Over the past 20 years, anti-democratic transnational movements against women’s rights and gender equality have grown in strength across Europe. Given the transnational context of this backlash and the secrecy behind it, the role of investigative journalists is crucial in investigating these attacks and understanding the funding and logic that drives them.
In this talk, Tatev Hovhannisyan presented a number of openDemocracy’s investigations, according to which the backlash in Europe is well-organized and extensively funded by transnational actors, including US Christian conservatives. She walked us through these investigations, which have revealed how cash from these actors is fueling anti-gender campaigns in Europe, and introduce the first large dataset created by openDemocracy. Then, she talked about the strategies and tactics used by anti-gender groups, before presenting a list of the top spenders' in the region and the biggest funders of these groups. At the end of the presentation, Hovhannisyan opened the floor for a discussion on “What’s next?”
This conversation is vital in light of recent far-right victories in Europe. In 2022, right-wing politicians have formed governments in Sweden and Italy, have been gaining traction in France and Germany, and are ruling in Hungary and Poland. In these countries, far-right parties have been actively collaborating cross-nationally and cross-regionally, including with the US. The idea of the discussion was to look at the connections between the populist resurgence in Europe and US funding, thinking forward to what’s next.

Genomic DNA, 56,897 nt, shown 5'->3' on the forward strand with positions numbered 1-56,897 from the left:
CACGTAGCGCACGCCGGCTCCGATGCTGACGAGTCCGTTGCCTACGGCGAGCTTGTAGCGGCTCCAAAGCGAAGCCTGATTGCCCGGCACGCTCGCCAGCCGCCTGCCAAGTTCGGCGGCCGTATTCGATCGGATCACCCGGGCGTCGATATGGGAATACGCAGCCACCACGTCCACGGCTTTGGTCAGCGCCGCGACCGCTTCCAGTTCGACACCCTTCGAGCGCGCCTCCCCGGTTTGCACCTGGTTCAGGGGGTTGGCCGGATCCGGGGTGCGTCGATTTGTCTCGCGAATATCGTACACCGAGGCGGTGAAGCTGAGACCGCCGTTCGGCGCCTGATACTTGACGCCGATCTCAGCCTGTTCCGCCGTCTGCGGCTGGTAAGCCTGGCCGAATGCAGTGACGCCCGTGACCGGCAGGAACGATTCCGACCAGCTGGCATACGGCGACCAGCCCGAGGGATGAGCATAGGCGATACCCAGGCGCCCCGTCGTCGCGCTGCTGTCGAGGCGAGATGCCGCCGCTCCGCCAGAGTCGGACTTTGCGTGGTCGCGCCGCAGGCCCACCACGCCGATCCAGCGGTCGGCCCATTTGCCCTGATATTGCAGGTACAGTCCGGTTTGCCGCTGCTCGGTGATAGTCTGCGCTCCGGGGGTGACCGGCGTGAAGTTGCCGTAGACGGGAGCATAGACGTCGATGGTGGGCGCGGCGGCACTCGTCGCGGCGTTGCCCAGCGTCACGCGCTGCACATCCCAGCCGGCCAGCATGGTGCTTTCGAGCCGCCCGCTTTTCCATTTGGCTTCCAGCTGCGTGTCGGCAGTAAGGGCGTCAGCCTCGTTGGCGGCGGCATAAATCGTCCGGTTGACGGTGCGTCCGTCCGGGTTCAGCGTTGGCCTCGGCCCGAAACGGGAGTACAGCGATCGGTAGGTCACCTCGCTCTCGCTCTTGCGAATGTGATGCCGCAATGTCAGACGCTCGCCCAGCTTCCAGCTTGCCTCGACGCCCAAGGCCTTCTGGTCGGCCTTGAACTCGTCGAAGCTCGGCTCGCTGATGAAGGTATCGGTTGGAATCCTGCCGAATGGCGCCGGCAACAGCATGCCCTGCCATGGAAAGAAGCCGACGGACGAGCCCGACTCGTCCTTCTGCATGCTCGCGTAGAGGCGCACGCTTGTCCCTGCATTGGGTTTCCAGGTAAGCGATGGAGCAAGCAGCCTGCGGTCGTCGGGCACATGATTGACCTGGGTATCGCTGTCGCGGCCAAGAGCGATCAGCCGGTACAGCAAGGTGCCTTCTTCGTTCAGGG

Tatev Hovhannisyan is a feminist investigative journalist. Currently, she is openDemocracy’s Europe and Eurasia editor on the Tracking the Backlash project. Her writing has appeared in many international media outlets, including the BBC, Euronews, The Guardian, Mother Jones and Voice of America. Before joining openDemocracy, she worked for ten years, mainly as an editor, at leading Armenian media outlets. In 2022, she won an Emma Goldman Award for innovative research on feminist and inequality issues in Europe.
Mieke Verloo, Professor for Comparative Politics and Inequality Issues at Radboud University and Non-Resident Permanent Fellow at the IWM, provided the comment and moderated the discussion.